Hallé, Royal Concert Hall, Nottingham, 4****: by William Ruff





April 6 2019


Royal Concert Hall, Nottingham




Review: William Ruff



Mullova’s masterful Sibelius and some Technicolor French showpieces



Parents aren’t always right. The father of French composer Hector Berlioz wanted his son to be a doctor.  If he’d been an obedient son, we wouldn’t now be marking the 150th anniversary of the death of one of classical music’s most original voices, a man who changed the sound of the symphony orchestra.

Hallé conductor Sir Mark Elder introduced the audience to Berlioz’s life and times in talks before and during Saturday’s concert before the orchestra played the composer’s first major work, the overture to an unfinished opera called Les Francs Juges.  It must be one of classical music’s most remarkable debuts, taking the orchestra in all sorts of new directions and introducing a broad range of Technicolor sound effects, including the nowadays rare brass instrument the ophicleide.  The Hallé squeezed every ounce of drama from music which moved from sombre darkness to dazzling, frenzied light whilst keeping both performers and audience on the edge of their seats.

The atmosphere created by Viktoria Mullova, the soloist in Sibelius’s Violin Concerto, couldn’t have been more different.  Against a background of shimmering strings Mullova’s violin sang its heart out with an opening melody that seemed to express all the untainted, snow-covered beauty of Finnish landscapes.  Her way with the second movement was sumptuous without ever being sentimental; and her virtuosity in the finale was as dazzling as her lyrical playing was sensitive.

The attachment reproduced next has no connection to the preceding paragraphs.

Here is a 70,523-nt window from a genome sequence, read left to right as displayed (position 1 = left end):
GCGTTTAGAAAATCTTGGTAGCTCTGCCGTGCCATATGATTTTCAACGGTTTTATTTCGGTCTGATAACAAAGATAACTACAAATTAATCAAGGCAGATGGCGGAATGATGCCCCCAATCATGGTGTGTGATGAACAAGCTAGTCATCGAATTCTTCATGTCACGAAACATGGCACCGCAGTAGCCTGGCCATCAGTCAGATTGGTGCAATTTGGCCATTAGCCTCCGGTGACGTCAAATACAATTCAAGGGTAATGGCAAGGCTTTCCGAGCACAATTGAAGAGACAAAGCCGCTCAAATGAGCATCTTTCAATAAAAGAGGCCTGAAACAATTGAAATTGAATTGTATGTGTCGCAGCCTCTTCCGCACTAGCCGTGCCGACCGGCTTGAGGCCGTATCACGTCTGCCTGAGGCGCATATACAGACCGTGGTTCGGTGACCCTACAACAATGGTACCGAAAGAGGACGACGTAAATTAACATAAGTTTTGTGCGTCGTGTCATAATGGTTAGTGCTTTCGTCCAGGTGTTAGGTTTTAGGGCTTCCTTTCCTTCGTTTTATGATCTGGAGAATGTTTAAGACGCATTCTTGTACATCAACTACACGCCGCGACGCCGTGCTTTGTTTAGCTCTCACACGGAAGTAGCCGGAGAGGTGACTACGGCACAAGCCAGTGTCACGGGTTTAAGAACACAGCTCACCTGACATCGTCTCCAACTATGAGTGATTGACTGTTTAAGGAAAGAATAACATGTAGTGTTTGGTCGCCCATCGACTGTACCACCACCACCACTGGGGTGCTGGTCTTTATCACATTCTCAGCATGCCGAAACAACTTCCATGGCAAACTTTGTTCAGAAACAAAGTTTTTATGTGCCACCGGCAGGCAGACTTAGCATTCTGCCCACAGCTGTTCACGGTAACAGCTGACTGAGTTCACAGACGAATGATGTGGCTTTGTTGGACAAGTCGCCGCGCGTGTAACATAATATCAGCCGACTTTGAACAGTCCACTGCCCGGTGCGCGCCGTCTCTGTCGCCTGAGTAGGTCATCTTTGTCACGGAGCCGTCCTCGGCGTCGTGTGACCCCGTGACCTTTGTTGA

Back to French music in the second half.  Debussy’s Nocturnes are three impressionist paintings in sound.  Sir Mark and the Hallé captured the gently fluctuating world of Nuages, the swirling rhythms and colours of Fêtes and the mysterious song of the Sirènes (evoked with the help of the skilful Hallé Youth Choir).

Ravel’s La Valse (glittering and nightmarish by turns) brought this unusually exploratory programme to an ominously spectacular conclusion.



The Hallé conducted by Sir Mark Elder with Viktoria Mullova (violin)


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